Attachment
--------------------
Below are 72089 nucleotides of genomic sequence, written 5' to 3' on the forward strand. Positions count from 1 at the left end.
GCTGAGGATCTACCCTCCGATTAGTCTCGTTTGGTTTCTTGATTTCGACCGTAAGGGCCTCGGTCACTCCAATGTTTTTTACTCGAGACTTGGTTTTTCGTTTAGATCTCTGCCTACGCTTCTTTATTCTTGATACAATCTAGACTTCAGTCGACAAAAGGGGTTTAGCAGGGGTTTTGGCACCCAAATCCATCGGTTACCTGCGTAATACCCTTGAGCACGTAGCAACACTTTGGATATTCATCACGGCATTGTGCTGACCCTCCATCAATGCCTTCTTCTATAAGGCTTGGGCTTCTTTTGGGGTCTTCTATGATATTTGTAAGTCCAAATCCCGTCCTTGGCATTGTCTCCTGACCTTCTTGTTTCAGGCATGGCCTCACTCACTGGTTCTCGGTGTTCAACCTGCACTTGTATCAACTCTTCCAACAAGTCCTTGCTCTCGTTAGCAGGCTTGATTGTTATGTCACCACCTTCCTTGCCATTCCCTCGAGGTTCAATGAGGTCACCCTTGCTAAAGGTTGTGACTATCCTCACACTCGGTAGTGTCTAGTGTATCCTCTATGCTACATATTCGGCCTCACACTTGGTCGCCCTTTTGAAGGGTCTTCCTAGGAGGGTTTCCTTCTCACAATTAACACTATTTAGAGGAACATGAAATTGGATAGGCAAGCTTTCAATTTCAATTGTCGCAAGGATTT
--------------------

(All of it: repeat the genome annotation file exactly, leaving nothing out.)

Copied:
Below are 72089 nucleotides of genomic sequence, written 5' to 3' on the forward strand. Positions count from 1 at the left end.
GCTGAGGATCTACCCTCCGATTAGTCTCGTTTGGTTTCTTGATTTCGACCGTAAGGGCCTCGGTCACTCCAATGTTTTTTACTCGAGACTTGGTTTTTCGTTTAGATCTCTGCCTACGCTTCTTTATTCTTGATACAATCTAGACTTCAGTCGACAAAAGGGGTTTAGCAGGGGTTTTGGCACCCAAATCCATCGGTTACCTGCGTAATACCCTTGAGCACGTAGCAACACTTTGGATATTCATCACGGCATTGTGCTGACCCTCCATCAATGCCTTCTTCTATAAGGCTTGGGCTTCTTTTGGGGTCTTCTATGATATTTGTAAGTCCAAATCCCGTCCTTGGCATTGTCTCCTGACCTTCTTGTTTCAGGCATGGCCTCACTCACTGGTTCTCGGTGTTCAACCTGCACTTGTATCAACTCTTCCAACAAGTCCTTGCTCTCGTTAGCAGGCTTGATTGTTATGTCACCACCTTCCTTGCCATTCCCTCGAGGTTCAATGAGGTCACCCTTGCTAAAGGTTGTGACTATCCTCACACTCGGTAGTGTCTAGTGTATCCTCTATGCTACATATTCGGCCTCACACTTGGTCGCCCTTTTGAAGGGTCTTCCTAGGAGGGTTTCCTTCTCACAATTAACACTATTTAGAGGAACATGAAATTGGATAGGCAAGCTTTCAATTTCAATTGTCGCAAGGATTT